At one of the busiest intersections in Kathmandu, business is good for 64-year-old Nucche Khadka. He says he’s been working this spot for 40 years, selling crackers, candy and cigarettes. A steady stream of customers buy cigarette boxes decorated with grotesque pictures of cancerous lungs, meant to warn customers of the danger of their contents.
But the air they are breathing may not be much better than the cigarette smoke.
Air quality monitors installed in August are revealing what residents have long suspected: Kathmandu has some of the most toxic air on Earth. In the dead of winter, pollution was at its peak, with the Air Quality Index daily soaring above 200.
To make matters worse, most of the streets have been torn up to lay pipe for a water expansion project, sending dust into the air. Like many of the city’s residents, Khadka wears a black cloth mask, but it doesn’t stop the most harmful particles, which are smaller than 2.5 microns (pm) wide.
He complains he has a cough and sore throat that keeps returning.
“It’s too expensive to go to the doctor, I take medicine from the pharmacy,” he says.
Nepal’s air quality is the fourth-worst in the world, according to Yale’s 2016 Environmental Performance Index. The nation’s capital Kathmandu is also one of the fastest-growing metropolitan areas in South Asia and contains a burgeoning middle class, who’ve funded a boom in construction and auto sales. Until the government recently slowed the rate of lending, residents could get an auto loan with only a 10 percent down payment.
But people here are becoming increasingly aware and concerned with the air pollution. Student protests and a constant stream of articles in local newspapers are pressuring the government to clean up the air. In March, the police began enforcing a law made two years ago that outlaws public transportation vehicles more than 20 years old.
Sabin Pradhan, the deputy superintendent for the Metropolitan Traffic Police Division, said last month they issued tickets to 1,000 overage vehicles in just 10 days.
“In Nepal, if we want to implement something that is forward-thinking, then there is a lot of resistance. But once we catch the vehicles, they’ve been cooperative,” he said.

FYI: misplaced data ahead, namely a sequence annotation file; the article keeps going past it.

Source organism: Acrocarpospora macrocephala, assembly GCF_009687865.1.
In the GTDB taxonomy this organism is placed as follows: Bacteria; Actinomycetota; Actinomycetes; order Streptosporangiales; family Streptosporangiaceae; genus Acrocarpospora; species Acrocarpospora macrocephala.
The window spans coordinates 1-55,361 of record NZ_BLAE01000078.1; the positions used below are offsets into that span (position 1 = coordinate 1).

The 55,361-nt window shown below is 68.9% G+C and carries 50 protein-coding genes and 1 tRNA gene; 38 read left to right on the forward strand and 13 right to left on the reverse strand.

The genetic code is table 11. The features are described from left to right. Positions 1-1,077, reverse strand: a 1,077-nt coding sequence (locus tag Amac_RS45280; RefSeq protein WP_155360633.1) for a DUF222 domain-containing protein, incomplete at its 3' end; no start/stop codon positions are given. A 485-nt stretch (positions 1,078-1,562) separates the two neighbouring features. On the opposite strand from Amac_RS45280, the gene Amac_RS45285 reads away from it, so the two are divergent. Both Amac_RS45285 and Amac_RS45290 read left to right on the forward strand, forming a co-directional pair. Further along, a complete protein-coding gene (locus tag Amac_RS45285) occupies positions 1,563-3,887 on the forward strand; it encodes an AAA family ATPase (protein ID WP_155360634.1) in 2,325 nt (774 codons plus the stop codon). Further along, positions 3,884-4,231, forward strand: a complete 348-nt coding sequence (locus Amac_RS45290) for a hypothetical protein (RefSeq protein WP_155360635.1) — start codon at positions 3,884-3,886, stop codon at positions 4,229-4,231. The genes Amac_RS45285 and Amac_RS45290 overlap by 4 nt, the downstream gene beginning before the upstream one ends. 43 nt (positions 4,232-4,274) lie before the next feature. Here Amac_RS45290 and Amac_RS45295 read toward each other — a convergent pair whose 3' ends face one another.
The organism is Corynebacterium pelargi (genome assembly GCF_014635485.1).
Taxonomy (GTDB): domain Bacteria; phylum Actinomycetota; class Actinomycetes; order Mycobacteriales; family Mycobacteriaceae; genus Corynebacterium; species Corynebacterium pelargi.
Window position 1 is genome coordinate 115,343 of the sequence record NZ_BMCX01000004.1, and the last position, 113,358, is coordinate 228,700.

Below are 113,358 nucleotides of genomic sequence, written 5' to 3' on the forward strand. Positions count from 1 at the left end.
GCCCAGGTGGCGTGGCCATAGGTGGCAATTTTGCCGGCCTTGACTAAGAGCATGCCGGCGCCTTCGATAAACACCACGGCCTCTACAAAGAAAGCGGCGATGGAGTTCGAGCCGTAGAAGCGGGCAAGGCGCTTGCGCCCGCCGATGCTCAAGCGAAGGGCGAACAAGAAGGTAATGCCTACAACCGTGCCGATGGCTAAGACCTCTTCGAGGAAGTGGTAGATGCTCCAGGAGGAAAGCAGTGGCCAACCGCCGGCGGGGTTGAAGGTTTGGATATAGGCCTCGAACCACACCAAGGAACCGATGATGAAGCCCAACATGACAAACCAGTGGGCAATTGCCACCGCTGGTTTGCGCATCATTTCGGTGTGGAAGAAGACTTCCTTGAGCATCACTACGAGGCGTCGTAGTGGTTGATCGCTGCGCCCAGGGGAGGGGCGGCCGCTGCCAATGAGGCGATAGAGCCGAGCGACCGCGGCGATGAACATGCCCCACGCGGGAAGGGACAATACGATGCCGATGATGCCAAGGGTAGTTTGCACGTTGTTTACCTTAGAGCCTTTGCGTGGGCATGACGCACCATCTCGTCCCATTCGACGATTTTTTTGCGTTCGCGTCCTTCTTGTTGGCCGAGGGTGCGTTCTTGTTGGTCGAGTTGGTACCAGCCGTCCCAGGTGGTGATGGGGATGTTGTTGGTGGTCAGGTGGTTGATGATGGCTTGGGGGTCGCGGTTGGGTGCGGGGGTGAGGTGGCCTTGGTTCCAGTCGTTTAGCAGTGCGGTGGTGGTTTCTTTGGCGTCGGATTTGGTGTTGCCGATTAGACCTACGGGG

The pollution comes from many sources besides vehicles, though. Some of the worst air in Nepal is not in Kathmandu, but in the southern plains, where brush fires, brick kilns and cooking stoves produce a haze of smoke.
The pollution could have far-reaching consequences as it floats north into the Himalayas. Smoke from fires and emissions from vehicles produce soot containing black carbon. Black carbon absorbs lots of solar energy. It settles on glaciers and snow, and its dark color causes the snow and ice to absorb more of the sun’s radiation. It also warms up the air, changing rainfall patterns.
For the mountains that are called the “water towers of Asia,” this could have serious impacts. Over a billion people depend on the monsoon rains and snow melt of the Himalayas for their source of water.
Last week, an Indian court granted “living entity” status to the Gangotri and Yamunotri glaciers, which feed the Hindu holy rivers Ganga and Yamuna. The judges said the glaciers are shrinking at an alarming rate. The Ganga river is also fed by glaciers in the Nepali part of the Himalayas.
Researchers are still studying how much black carbon itself causes glacier melt, and how much is caused by rising global temperatures. So far, scientists haven’t been able to pinpoint to what extent the glaciers have melted since there’s a lack of historical data and the glaciers themselves can be difficult and expensive to reach. However, a recent paper in The Cryosphere suggested that glaciers in the Everest region could lose 70 to 99 percent of their mass by 2100 due to climate change.
Greenhouse gases are the leading cause of the warming atmosphere, but black carbon is also a major contributor to shrinking glaciers, especially when the sources of the soot are so close to them.
“The closer you are to a glacier, of course, the greater the impact on that glacier,” said Dr. Arnico Panday, a researcher at Nepal’s International Centre for Integrated Mountain Development.
Kathmandu is only 43 miles away from the closest glaciers, and its black carbon is within striking distance of thousands more.
Stephen Groves reported from Kathmandu, Nepal.
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